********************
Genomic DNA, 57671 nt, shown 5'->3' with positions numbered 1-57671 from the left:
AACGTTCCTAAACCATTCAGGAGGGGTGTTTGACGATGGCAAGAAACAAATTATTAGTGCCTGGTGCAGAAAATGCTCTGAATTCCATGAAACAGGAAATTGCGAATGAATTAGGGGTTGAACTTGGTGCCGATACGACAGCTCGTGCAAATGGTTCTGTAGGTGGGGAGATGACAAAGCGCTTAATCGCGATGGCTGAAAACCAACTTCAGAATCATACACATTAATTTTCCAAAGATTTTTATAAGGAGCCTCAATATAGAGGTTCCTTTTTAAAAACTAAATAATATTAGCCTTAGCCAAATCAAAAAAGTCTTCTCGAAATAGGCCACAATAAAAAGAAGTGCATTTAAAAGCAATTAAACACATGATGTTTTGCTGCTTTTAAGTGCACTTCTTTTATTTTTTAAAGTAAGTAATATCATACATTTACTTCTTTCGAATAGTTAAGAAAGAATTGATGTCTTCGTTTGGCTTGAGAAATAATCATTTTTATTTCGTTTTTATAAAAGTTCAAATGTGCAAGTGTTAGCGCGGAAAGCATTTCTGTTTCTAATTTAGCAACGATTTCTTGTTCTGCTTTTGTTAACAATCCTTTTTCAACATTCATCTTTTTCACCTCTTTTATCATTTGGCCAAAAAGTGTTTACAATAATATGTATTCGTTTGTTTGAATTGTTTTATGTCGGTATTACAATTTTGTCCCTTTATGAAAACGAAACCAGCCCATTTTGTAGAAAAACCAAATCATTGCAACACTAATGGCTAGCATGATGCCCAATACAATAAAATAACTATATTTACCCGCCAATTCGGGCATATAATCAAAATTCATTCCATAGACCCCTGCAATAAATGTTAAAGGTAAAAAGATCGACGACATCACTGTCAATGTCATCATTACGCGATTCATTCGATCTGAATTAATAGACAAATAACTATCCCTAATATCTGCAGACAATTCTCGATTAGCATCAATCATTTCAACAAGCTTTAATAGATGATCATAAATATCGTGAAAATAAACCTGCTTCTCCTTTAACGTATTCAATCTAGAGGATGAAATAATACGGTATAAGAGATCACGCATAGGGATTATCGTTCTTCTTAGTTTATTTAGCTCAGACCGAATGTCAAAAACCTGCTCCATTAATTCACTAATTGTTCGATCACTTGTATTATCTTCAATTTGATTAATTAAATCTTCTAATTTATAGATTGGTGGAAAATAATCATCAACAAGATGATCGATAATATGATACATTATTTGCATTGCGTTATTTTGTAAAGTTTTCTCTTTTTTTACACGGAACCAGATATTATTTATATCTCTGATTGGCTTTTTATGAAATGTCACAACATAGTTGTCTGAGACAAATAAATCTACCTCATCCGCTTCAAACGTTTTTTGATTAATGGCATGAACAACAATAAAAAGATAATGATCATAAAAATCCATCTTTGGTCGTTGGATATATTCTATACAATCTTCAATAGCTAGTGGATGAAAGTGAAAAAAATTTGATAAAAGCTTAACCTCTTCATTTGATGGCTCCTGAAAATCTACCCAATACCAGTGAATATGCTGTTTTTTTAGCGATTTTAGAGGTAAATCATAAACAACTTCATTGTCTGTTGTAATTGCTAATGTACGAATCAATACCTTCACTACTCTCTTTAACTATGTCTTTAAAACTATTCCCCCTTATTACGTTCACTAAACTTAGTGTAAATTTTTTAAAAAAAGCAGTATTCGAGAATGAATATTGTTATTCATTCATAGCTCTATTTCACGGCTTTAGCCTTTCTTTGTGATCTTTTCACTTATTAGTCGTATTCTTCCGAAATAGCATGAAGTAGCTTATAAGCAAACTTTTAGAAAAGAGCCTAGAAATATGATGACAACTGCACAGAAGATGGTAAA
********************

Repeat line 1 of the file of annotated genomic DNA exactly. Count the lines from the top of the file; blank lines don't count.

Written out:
Genomic DNA, 57671 nt, shown 5'->3' with positions numbered 1-57671 from the left: